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Rep. Griffith's Report

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Winston Churchill famously said, “There is nothing government can give you that it hasn’t taken from you in the first place.” This accurately depicts how the Democrats’ impending tax-and-spending spree will affect the American people.

Nancy Pelosi and the Democrats attached an increase in the U.S. debt ceiling to a government funding resolution, hoping to use the increased authority to pay for a massive reconciliation spending bill that would move America toward Western European-style socialism.

Reconciliation is an insider tool that can be used only once each year to resolve issues with the congressional budget. It simplifies passing legislation in the Senate; instead of 60 votes, a reconciliation bill requires only a simple majority.

Still, Democratic leadership is scrambling because they have yet to secure the votes in the House or Senate. Reasons for hesitancy within their party are wide-ranging.

Because some have concerns with the exorbitant cost, it is rumored the Democrats may use a legislative sleight of hand to bring down the estimate to $1.5 trillion. But beware! This is likely a trojan horse. Underneath that $1.5 trillion shell, there may be additional quirks, triggers, bells, and whistles hiding future additional spending.

Four Democrats in the House are on record as opposed to current text of the legislation. Three of them voted against certain policies during a markup of the committee I serve on, the House Committee on Energy and Commerce.

Three Democrat votes in my committee were lost because of language in Pelosi’s $3.5 trillion spending plan mirroring H.R. 3. That is the Democrats’ unconstitutional drug pricing bill. If passed, it would require a 95 percent tax of gross revenue on manufacturers that do not accept drug prices dictated by the Federal Government.

I am proud that I was first to speak on the unconstitutionality of this bill. After raising the issue when the concept was presented in subcommittee, the Congressional Research Service, an independent congressional agency, expressed similar concerns.

Further, a 95 percent tax on the gross revenue of a company that has expended considerable amounts on development and research would jeopardize new drug production and discourage innovation. Some experts have suggested this drug pricing concept could keep as many as 100 new cures for diseases from being developed in the next ten years.

I have cosponsored H.R. 19, the Lower Costs, More Cures Act, which would address many of these issues while still bringing much-needed transparency to drug pricing. Congressman Scott Peters (D-CA) was one of the three Democrats who voted against the drug pricing language that mirrored H.R. 3. Congressman Peters also has a plan for addressing drug pricing that is similar to H.R. 19. I am hopeful that once this ill-advised drug pricing language of Nancy Pelosi is defeated, we will be able to work with Congressman Peters, Congressman Kurt Schrader (D-OR), and Congresswoman Kathleen Rice (D-NY) to implement a strong constitutional response on drug pricing.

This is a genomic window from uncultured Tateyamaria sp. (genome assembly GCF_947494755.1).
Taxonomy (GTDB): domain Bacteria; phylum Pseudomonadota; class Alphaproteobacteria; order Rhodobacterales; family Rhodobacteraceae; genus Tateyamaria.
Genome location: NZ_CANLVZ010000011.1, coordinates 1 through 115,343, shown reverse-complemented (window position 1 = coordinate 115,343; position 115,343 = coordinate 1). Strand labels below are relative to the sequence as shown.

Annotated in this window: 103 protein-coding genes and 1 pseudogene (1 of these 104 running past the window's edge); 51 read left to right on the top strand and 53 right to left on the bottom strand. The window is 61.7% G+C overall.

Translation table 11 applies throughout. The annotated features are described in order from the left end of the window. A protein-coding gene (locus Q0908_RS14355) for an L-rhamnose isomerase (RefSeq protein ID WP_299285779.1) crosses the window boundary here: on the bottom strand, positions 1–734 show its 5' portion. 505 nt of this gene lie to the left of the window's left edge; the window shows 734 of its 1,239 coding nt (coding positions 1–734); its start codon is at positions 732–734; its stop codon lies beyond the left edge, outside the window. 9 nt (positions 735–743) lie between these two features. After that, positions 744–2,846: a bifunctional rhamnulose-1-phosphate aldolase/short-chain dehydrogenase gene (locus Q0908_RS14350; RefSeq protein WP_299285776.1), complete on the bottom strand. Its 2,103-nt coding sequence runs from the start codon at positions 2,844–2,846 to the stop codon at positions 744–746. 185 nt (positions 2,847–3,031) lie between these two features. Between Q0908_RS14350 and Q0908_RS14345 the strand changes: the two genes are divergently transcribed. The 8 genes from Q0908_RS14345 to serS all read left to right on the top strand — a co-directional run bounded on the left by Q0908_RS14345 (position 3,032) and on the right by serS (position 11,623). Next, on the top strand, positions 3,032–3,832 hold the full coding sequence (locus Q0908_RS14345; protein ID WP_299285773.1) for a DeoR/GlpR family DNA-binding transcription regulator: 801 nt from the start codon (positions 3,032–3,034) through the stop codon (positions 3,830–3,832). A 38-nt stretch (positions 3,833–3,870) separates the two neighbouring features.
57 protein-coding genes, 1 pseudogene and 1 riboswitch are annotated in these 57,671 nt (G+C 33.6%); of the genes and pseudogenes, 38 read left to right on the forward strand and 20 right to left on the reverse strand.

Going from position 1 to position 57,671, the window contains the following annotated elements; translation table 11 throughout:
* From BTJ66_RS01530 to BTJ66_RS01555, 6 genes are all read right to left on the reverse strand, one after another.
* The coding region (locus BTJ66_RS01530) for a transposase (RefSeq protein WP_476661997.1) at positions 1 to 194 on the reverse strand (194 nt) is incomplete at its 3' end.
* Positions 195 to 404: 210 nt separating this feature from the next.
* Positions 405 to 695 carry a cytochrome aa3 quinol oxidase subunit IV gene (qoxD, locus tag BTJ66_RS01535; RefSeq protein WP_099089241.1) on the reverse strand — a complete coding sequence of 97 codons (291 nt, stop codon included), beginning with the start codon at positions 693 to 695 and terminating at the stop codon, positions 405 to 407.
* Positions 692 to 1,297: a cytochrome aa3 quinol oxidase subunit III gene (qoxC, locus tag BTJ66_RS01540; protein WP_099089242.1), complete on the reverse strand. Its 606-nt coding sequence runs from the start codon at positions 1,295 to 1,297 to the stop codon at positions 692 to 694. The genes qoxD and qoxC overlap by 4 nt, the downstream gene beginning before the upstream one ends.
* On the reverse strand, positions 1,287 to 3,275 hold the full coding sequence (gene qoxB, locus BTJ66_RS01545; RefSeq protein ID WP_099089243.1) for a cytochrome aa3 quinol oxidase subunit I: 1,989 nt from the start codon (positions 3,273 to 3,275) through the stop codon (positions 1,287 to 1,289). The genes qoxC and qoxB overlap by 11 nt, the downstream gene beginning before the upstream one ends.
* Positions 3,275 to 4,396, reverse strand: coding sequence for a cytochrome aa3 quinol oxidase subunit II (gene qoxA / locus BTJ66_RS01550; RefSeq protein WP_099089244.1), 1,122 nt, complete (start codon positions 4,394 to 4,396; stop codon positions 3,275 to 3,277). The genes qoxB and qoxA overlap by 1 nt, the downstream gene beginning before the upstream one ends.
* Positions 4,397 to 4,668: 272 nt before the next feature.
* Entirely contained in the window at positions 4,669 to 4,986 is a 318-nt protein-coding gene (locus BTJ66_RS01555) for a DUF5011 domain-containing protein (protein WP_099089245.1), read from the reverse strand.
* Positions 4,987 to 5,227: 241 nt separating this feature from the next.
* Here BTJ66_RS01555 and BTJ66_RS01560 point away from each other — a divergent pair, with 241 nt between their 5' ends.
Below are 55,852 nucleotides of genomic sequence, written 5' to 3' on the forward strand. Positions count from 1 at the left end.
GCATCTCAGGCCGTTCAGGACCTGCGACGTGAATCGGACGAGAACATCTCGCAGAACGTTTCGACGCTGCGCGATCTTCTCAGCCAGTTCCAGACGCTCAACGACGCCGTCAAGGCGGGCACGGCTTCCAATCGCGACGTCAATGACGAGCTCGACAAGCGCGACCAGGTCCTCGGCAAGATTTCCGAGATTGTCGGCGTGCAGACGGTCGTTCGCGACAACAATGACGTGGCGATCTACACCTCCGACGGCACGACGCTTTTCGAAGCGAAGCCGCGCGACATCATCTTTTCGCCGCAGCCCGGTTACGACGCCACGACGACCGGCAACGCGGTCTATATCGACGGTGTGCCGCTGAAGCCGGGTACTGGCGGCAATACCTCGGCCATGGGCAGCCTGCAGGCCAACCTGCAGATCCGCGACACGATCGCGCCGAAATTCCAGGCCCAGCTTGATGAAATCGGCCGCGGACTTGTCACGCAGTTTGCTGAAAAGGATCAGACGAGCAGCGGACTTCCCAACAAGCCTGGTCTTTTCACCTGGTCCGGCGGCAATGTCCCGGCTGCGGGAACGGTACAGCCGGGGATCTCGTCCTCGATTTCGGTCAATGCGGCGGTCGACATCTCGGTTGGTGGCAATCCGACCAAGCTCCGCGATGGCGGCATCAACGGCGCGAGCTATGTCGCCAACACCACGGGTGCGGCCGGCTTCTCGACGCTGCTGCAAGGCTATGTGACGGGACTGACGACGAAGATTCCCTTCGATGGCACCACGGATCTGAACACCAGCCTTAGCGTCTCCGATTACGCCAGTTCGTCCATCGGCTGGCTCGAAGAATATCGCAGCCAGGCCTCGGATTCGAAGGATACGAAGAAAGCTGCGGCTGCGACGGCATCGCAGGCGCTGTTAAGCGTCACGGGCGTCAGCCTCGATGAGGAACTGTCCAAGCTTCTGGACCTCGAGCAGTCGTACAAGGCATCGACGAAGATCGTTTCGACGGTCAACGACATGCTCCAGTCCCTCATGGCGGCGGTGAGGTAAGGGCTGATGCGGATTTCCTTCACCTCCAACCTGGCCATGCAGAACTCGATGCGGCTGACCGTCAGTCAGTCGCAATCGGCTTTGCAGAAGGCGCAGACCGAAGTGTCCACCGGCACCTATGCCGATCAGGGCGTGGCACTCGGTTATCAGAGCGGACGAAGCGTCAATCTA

This is important because lowering drug prices is a priority that requires bipartisan cooperation. But Democratic House leadership continues to try to force their radical drug pricing plan even if it is at the American people’s expense.

This is just one of the many counter-productive measures included in the Democrats’ $3.5 trillion plan. We simply cannot afford to pass legislation like this. Already our nation is $28 trillion in debt and is currently limited by statute from borrowing more than $28.5 trillion. This is why the Democrats seek to raise the debt ceiling.

While I recognize the debt ceiling may need to be raised to avoid defaulting on financial obligations, I refuse to support a substantial increase that enables this or any other ill-advised and wasteful spending spree. So, I voted against the House version of suspending the debt ceiling until December 2022 as part of a short-term continuing spending resolution.

I find it ironic that Republicans were blamed for a government shutdown that occurred when we controlled the House, Senate, and Presidency. And now that Democrats hold the House, Senate, and Presidency, they are trying to blame Republicans for the possibility of their own inability to fund the government. But this potential shutdown would result from their decision to attach a significant increase in spending to the debt ceiling of the United States.

Raising the debt ceiling to implement this $3.5 trillion spending spree is utterly irresponsible and jeopardizes the future of America.

If you have questions, concerns, or comments, feel free to contact my office. You can call my Abingdon office at 276-525-1405 or my Christiansburg office at 540-381-5671. To reach my office via email, please visit my website at www.morgangriffith.house.gov. Also on my website is the latest material from my office, including information on votes recently taken on the floor of the House of Representatives.

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